I love huckleberries. I call them Mother Nature's antioxidant pills. Usually they begin to ripen in August and continue ripening in the months to come. In other words, some of the berries are ripe now while others on the same stem are still green. It's wonderful that huckleberries have such a long season. Now is the time to go out and find the first ripe ones. They are often the biggest and the sweetest.

I went huckleberry picking yesterday and here is my haul. It does take time and a certain degree of patience to pick them. But I enjoy wandering to each bush and finding out if they have big ones. Today Rick went out with me and we got even more. Yay!

The smaller huckleberries we leave for wildlife. We two-legged creatures aren't the only ones who covet these wonderful berries. We had some of these berries in our sourdough pancakes this morning. After I clean them, removing any stems, I can then freeze them in a freezer bag. This way we will have huckleberries all during the year. The gift that keeps on giving!

Marie De Santis noticed one of the Gray Fox kits at her place was quite a bit smaller than the others. She was worried about this fox, but she says he/she seems to be thriving.

Ellen Loring also has a Gray Fox family in her yard, underneath her hot tub. Here is one of the kits looking through her door - you can see another kit in the background.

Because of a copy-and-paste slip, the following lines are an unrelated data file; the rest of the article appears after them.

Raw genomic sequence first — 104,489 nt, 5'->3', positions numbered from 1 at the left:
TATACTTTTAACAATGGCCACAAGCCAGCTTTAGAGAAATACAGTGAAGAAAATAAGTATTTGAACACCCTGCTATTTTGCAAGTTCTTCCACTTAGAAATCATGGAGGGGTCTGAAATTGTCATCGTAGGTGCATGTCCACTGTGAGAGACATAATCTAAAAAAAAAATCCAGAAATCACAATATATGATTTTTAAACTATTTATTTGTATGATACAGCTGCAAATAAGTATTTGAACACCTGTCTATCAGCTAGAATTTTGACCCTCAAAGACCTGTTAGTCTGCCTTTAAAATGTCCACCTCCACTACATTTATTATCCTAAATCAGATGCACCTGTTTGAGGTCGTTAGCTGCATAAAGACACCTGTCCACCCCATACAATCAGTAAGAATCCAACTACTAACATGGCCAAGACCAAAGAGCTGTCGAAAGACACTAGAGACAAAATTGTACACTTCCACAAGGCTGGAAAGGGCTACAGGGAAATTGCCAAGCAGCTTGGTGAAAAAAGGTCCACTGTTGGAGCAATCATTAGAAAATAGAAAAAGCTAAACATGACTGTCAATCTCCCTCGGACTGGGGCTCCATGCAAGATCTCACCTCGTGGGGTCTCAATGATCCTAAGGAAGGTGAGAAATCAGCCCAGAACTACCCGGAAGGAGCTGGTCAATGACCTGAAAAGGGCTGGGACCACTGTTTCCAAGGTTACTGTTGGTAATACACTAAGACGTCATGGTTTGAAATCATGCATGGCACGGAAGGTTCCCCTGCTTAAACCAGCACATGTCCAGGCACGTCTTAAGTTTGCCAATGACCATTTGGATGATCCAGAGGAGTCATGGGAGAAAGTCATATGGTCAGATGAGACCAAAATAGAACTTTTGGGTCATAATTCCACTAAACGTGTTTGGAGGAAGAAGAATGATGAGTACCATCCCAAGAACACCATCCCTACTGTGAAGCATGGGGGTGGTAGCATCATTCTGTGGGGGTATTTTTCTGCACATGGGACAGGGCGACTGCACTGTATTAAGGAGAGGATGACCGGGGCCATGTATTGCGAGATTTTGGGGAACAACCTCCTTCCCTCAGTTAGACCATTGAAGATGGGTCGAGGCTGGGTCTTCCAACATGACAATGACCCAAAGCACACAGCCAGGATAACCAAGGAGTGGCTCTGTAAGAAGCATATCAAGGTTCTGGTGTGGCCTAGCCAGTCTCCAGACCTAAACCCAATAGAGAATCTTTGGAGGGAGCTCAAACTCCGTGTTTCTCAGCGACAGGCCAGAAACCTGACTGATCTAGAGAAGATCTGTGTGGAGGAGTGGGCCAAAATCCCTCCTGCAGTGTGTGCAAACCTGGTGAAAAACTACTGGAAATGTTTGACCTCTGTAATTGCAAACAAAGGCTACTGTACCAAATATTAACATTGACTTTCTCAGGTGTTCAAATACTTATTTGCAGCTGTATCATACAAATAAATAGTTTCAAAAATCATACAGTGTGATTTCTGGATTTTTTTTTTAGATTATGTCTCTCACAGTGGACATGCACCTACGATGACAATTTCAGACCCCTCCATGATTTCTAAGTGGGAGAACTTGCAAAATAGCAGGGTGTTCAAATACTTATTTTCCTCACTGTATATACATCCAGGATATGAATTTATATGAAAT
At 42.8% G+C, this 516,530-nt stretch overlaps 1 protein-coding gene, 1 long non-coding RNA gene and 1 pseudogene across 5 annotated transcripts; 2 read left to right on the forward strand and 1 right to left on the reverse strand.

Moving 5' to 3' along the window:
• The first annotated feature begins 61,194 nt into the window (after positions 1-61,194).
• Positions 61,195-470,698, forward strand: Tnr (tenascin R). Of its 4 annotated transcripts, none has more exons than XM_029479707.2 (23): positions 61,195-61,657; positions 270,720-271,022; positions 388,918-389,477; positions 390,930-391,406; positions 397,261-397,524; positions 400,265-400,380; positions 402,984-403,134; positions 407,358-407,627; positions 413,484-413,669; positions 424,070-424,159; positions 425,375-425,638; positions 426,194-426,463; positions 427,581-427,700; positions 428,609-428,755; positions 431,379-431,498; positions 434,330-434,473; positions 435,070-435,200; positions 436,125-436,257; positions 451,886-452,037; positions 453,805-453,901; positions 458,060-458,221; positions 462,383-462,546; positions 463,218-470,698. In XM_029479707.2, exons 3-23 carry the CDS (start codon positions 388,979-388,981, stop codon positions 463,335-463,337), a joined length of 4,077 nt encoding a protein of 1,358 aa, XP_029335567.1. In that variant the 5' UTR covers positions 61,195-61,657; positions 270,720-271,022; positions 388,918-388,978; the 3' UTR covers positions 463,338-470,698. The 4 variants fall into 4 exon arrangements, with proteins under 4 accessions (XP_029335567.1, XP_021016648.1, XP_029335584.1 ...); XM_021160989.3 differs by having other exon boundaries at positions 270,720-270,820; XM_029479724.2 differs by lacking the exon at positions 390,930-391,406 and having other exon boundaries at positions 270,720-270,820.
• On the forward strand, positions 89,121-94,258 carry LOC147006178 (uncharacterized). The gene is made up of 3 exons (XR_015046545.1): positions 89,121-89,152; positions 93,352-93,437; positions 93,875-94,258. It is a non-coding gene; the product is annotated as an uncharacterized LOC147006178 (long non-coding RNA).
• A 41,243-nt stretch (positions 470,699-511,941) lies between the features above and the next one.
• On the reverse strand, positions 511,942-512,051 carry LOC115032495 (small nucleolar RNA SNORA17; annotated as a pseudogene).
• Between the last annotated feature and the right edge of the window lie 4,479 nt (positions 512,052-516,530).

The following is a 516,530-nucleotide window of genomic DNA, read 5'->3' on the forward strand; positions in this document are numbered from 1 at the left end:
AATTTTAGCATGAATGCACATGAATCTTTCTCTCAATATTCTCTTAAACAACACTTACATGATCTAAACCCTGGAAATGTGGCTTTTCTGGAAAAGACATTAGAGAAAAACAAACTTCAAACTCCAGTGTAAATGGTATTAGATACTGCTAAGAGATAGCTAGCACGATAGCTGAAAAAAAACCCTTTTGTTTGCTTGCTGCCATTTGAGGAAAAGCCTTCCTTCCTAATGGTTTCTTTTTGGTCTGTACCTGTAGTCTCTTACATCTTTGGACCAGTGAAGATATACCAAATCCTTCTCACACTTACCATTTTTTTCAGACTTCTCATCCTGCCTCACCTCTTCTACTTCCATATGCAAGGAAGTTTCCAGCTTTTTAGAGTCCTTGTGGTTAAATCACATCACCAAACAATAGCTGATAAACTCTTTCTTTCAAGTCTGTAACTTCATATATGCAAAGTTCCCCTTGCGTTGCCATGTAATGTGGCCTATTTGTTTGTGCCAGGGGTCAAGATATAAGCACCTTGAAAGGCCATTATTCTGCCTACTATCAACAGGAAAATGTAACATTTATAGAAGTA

Kits are curious and will come inside, as Marie has discovered. One of my favorite stories is about a kit who came in a small opening in a sliding glass door. The little fox grabbed a cube of butter and tried to make an escape, but the stick of butter wouldn't fit through the door! Oh, I would have loved a photo of that.

Thanks to Marie and Ellen for allowing me to share their photos with you here.

It is beautiful on the coast today - sunny and warm.

Pam Ryan was observing Gualala Point Island when she saw this Common Murre coming in for a landing.

The top of the rocky island looks pretty crowded! Common Murre's look like small penguins, as they walk around upright.

Here's a photo Craig Tooley took of Murres along with Cormorants on the island. I love the two Murres with their chests together in the back.

Thanks to Pam and Craig for allowing me to share their photos with you here. To see much more of Craig's nature photography, here is his website: www.ruffimage.com

The chicks in the other two Peregrine Falcon nests, one with two chicks and the other with four chicks, have fledged. But a new nest was discovered recently and the chicks are at least three weeks younger than the ones that just fledged. There are two chicks in this newly discovered nest and Michael Beattie was invited to come by and photograph them.

Here the two chicks obviously are anxious to be fed.

The adult Peregrines have been taking nearly all of this year's Western Gull chicks to feed their young. It's a rough time for smaller birds with these predators in town.

Thanks to Michael for allowing me to share his photos with you here.

One of my favorite summer wildflowers is the Leopard Lily, Lilium pardalinum. Bob Rutemoeller and Mary Sue Ittner found a nice group of them recently.

Never pick these beauties, just enjoy their splash of color wherever you might be fortunate enough to see them.

Thanks to Mary Sue and Bob for allowing me to share their photos with you here.